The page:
And the reason I asked Jasmine about her reading is one of the most important components of silent reading. Teachers must be conferencing with the students in order to monitor progress. It doesn't take long for kids to learn how to stare at a page and turn periodically, without having read a word. Only a purposeful conversation about the reading will encourage reluctant readers to push forward.

Here's Jasmine writing about her reading.

Oral Reading
There is little value to "round robin" or "popcorn" reading that is predictable. In other words, students will rarely listen to their classmates read aloud, especially if they are counting to see which paragraph they themselves will have to read. It is important to hear kids read aloud, but again, this activity works better in a conference setting or in small groups.

Teacher Read Aloud
Students should hear expressive reading every day. Not only should teachers be modeling the correct cadence and intonation, they also should be modeling "thinking aloud" as they read. I once had the opportunity to ask every student in my school one question - "What do you do when you read?" Ninety percent of them had the same answer - "I look at words." I told them that if I place a book in front of my cat's face, she would "look at words." Is that reading?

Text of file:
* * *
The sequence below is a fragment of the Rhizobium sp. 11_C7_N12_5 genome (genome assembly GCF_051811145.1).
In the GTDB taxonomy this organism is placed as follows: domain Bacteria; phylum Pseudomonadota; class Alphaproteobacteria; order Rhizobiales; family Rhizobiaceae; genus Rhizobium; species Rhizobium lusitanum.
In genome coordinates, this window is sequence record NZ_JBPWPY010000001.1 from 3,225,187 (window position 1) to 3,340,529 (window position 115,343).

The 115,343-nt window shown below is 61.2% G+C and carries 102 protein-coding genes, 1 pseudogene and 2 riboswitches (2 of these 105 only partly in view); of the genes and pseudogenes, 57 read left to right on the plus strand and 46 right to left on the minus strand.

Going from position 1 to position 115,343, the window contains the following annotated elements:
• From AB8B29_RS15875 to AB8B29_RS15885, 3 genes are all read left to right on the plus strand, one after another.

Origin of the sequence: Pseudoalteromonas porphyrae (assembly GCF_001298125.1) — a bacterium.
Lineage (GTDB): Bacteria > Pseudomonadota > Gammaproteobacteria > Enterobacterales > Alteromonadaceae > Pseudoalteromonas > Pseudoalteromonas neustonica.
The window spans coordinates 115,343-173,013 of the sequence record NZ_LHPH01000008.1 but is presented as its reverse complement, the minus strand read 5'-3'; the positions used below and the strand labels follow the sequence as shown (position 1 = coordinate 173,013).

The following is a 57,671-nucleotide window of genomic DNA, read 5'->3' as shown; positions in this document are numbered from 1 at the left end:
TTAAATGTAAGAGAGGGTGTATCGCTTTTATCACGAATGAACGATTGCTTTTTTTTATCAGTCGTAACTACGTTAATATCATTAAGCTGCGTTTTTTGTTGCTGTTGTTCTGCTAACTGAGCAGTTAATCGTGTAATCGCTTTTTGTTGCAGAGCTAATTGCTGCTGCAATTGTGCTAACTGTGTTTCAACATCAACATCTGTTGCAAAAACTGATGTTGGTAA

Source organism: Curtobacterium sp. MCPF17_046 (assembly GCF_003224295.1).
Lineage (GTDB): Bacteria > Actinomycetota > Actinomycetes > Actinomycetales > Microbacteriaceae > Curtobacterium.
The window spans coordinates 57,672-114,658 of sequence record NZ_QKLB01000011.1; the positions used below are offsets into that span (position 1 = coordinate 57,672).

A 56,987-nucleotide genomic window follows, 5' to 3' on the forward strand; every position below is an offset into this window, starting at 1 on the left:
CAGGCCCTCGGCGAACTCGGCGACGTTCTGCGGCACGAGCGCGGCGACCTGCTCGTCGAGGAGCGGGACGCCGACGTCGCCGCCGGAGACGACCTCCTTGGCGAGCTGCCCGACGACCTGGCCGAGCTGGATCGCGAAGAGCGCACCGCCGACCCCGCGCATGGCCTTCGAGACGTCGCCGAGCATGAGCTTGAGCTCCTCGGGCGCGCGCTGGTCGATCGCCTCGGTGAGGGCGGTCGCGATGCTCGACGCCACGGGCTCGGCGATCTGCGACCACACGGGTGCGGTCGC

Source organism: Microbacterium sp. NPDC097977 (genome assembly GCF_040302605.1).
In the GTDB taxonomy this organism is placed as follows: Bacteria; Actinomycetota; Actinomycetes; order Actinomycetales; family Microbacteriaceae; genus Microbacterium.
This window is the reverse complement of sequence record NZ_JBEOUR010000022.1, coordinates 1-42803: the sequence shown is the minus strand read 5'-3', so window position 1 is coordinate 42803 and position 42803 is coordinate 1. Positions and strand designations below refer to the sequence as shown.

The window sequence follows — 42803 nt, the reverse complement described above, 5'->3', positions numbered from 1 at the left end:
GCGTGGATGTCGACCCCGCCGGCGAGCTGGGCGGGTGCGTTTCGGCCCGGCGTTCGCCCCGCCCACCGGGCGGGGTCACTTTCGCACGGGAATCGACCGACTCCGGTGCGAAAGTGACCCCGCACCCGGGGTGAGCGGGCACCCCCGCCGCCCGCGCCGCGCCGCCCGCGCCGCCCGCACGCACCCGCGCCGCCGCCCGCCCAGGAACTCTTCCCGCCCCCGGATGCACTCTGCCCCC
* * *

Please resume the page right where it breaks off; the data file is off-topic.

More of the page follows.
Reading has to be interactive for comprehension to take place. Good readers do it without effort. For example, let's say I read about a girl who loves her pink dress. I should automatically think something like "I had a pink dress when I was little. It had little white flowers on it." There. Not only have I heard the "voice in my head" talking about the book, I've also made a connection. Both of these strategies aid in comprehension. But our poor readers don't do this skill automatically. That's why it's good practice to make our read alouds interactive. Let's say we read the same book aloud, and the little girl loves her pink dress. As teachers, we need to interrupt the reading and ask "Girls, does anyone have a pink dress/remember having a pink dress?" etc. By thinking aloud OUT LOUD, we are training our young readers to use this strategy silently.